Mon. Apr 22nd, 2024

Critics of Biden’s handling of Israel-Hamas war push for protest vote in Michigan primary

By 37ci3 Feb26,2024

KALAMAZOO, Mich. — President Joe Biden’s most serious challenger in Michigan’s Democratic primary isn’t his nominal opponent for the party’s nomination, Minnesota Rep. Dean Phillips.

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Disgruntled Democrats in Michigan, angered by Biden’s refusal to force a lasting cease-fire in Gaza, are checking the “not threatened” box instead of voting for their party’s president, prompting others to cast protest votes in Tuesday’s primary election.

Organizers don’t expect the gambit to deny Biden victory, but they hope the “non-threat” vote will be big enough for him to get the message and use his leverage to rein in the Israeli military. A strong “non-threat” showing would be a blow to Biden, given how the war has strained a Democratic coalition that should remain intact, especially in the key state of Michigan.

“You just see horrific images and reports of civilians being killed,” Marshall Clabeaux, 30, said in Gaza after an Ingham County Democratic Party meeting at a Mexican restaurant in Lansing last week. “I’m broken.”

“President Biden needs to reverse course on Gaza,” Klabeaux said, adding that a resolution calling for a cease-fire was passed unanimously by the county committee. “You’re going to lose a huge chunk of voters in Michigan without a change in course and action.”

The rise of the “no-threat” movement in Michigan has created an unusual scene in the state, which Biden must hold in November if he remains in office. Before the primary election, dueling campaigns have sprung up using different means and methods to reach Democratic voters.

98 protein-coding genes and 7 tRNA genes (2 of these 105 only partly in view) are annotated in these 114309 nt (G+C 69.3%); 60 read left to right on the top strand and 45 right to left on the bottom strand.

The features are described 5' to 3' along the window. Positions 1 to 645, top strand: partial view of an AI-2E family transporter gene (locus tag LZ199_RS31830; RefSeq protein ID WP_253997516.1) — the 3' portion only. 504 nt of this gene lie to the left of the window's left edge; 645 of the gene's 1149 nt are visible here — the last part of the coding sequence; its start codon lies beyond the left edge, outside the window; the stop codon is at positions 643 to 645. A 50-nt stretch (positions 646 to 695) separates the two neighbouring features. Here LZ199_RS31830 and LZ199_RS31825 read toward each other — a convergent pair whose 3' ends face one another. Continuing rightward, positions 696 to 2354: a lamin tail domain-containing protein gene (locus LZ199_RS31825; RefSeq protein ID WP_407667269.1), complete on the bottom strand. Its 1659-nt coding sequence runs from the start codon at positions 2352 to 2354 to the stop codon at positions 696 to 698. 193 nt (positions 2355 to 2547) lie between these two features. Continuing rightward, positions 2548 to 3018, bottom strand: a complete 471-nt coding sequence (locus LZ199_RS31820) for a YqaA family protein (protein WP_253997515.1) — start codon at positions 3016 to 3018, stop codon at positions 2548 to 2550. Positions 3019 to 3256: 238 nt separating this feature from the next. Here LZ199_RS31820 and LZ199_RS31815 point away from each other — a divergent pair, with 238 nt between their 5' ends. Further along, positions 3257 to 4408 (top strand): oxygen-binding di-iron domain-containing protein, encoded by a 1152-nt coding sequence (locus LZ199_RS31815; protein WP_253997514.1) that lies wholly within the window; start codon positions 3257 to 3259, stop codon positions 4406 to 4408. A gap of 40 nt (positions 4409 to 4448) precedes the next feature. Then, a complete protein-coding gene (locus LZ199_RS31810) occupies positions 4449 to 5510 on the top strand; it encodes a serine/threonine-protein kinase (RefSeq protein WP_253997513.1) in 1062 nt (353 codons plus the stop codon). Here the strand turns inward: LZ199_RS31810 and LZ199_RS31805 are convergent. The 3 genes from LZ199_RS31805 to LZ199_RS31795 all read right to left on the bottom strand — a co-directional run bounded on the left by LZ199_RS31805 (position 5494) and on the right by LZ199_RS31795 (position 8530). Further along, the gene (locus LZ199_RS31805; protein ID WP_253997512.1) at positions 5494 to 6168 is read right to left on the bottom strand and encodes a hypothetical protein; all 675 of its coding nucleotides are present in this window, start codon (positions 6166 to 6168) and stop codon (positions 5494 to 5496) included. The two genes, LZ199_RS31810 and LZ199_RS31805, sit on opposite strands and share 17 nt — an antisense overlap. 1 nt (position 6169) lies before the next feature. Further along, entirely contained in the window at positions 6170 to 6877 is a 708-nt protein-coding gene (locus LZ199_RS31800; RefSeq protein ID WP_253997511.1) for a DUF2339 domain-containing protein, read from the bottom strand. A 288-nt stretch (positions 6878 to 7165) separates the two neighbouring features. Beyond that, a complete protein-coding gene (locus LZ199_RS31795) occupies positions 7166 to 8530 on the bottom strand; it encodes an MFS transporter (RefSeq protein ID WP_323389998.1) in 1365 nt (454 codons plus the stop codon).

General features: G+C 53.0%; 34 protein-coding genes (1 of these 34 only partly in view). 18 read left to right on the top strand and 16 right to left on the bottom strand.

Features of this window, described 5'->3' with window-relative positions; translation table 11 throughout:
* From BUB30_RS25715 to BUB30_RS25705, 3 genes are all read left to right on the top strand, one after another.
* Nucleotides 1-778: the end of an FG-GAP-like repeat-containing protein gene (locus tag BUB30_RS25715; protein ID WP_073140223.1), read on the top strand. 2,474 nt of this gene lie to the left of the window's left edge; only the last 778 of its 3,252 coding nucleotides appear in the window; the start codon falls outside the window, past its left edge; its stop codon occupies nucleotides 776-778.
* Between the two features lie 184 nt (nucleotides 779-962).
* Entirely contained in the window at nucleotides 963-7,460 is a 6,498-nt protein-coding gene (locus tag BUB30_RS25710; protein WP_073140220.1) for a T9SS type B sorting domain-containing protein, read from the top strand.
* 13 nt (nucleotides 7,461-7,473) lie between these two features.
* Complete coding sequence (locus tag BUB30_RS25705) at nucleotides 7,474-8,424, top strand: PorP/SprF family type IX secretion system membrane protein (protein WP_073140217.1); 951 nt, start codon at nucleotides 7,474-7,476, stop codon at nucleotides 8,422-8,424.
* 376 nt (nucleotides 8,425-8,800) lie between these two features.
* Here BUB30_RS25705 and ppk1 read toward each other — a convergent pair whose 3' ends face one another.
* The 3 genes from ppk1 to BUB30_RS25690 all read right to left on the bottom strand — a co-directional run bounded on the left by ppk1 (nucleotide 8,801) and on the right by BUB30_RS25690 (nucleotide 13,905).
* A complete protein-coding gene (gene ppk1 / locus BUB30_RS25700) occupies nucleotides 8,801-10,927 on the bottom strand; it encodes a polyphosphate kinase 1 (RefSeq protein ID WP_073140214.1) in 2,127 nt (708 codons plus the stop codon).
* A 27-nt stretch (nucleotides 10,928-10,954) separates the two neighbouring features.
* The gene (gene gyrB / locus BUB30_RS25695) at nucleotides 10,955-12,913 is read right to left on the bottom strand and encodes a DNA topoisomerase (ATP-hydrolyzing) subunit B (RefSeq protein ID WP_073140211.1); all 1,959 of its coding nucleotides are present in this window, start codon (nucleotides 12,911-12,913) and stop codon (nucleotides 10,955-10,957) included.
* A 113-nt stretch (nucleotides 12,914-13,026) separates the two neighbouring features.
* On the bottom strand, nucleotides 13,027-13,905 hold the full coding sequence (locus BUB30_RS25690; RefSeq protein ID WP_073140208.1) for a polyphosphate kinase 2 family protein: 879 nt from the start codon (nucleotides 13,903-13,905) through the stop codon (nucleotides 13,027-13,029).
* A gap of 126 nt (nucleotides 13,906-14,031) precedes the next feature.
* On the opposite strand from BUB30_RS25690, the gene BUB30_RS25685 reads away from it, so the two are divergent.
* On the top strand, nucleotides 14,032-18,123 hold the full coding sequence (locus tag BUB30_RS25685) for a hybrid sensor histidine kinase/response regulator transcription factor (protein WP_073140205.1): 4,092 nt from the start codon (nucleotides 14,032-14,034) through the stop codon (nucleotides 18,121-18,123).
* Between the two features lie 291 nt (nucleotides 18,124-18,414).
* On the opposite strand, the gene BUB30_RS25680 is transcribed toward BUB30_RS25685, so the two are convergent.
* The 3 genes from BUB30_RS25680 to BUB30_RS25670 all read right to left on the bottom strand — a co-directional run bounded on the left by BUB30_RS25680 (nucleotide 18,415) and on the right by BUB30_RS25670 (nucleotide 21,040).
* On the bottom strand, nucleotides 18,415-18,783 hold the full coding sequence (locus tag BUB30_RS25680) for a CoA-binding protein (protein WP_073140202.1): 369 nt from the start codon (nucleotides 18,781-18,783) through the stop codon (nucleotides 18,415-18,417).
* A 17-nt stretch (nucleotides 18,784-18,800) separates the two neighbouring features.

The Biden campaign is the more traditional and low-key of the two, relying on visits from high-profile surrogates, research and phone banking to ensure a solid victory.

Biden Opts Out of Democratic Gov. Gretchen Whitmer’s Operation: Her Fight Like Hell political action committee has held nearly two dozen campaign events this month, including a get-out-the-vote effort in Lansing on Saturday.

Asked if Biden has a state campaign office in Michigan, an aide said he has one in Detroit. The assistant refused to give the address citing security reasons.

“One thing I’m really trying to wrap my arms around is, you know, are we seeing big rallies right now? No,” said state Sen. Mallory McMorrow, a Democrat. “But I feel like people are getting on sooner than they should be.”

As the death toll in Gaza nears 30,000, “non-threat” forces are moving more freely to give voters an outlet for growing discontent within the party.

A group called Listen Michigan runs phone banks with volunteers who speak English, Arabic, Hindi, French and other languages ​​in hopes of reaching as wide a range of voters as possible.

On Saturday afternoon, about 20 students gathered at Kalamazoo College to march to a local polling place to vote “no threat.” Dima Alhesan, field director of Listen to Michigan, held a bull and sang to it as it marched.

“Genocide Joe, what do you say? How many children have you killed today?’ they chanted slogans reminiscent of the 1960s protesters who opposed President Lyndon Johnson’s Vietnam War policies.